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EY has pushed back start dates for some new hires to its US advisory business for the second time, in another example of the pressures on professional services firms from the uncertain economy.
The Big Four firm told recent graduates who had originally expected to start work this autumn that some of them would now not be required until July or August 2024, almost a year late.
The decision was “based on emerging business conditions and our assessment of our business needs”, according to an email on Tuesday from EY’s campus recruiting department to a recruit in the EY-Parthenon business, which was seen by the Financial Times.
EY-Parthenon sits as an elite brand within the firm’s advisory arm, offering counsel to chief executives and working on restructuring and M&A deals, along with digital transformation and other consulting work. It accounts for 9,000 of EY’s global workforce of 395,000.
EY also delayed start dates for new recruits to other parts of the advisory business, according to discussion in online forums and a Wednesday email seen by the FT.
EY and its rivals have come under pressure due to a prolonged slide in M&A activity and a slowdown in broader consulting work as companies reduce or cancel projects and push for lower fees. EY said earlier this year that it was laying off 5 per cent of its US workforce, with the cuts concentrated in the advisory business.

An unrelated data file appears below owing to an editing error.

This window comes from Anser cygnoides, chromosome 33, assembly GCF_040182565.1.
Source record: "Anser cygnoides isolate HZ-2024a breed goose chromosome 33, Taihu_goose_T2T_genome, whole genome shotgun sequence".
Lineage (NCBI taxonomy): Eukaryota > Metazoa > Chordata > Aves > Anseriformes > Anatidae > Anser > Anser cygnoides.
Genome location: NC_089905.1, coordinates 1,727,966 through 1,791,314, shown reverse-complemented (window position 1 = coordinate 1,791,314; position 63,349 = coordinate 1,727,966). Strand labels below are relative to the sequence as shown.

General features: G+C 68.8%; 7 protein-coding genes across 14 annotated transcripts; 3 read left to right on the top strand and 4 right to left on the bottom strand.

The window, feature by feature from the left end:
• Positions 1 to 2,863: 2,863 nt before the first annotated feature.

EY-Parthenon first pushed back start dates for its 2023 recruits in the US around the same time as the lay-offs began in April, telling many of the graduates that they would not be needed until December or February 2024.
Its email this week said it was accelerating start dates for some, but further deferring start dates for others. “Your early experience in the practice is important for setting you on a strong trajectory, and we believe that you’ll have a better opportunity to grow, develop and progress in the practice with a July start date,” it told disappointed recruits.
“EY-Parthenon is heavy in strategy and transactions work,” said Namaan Mian, chief operating officer of Management Consulted, which coaches students through the recruitment process. “You combine a dealmaking slowdown with a lower utilisation rate for their current consultants, and that leads to delayed start dates.”
EY-Parthenon’s email said it would pay a $5,000 lump sum to compensate for the extra five-month delay. Another recruit facing a delay until August was told they would get $6,000.
“What sucks is delaying it twice, instead of just delaying it for a whole year initially,” said one new hire, who had already signed a lease for accommodation in anticipation of starting this autumn.
“We could have planned something entirely different, such as an extra year of school or finding a better internship or job. Instead, we have been stuck in this in-between place.”
EY declined to comment beyond the emails.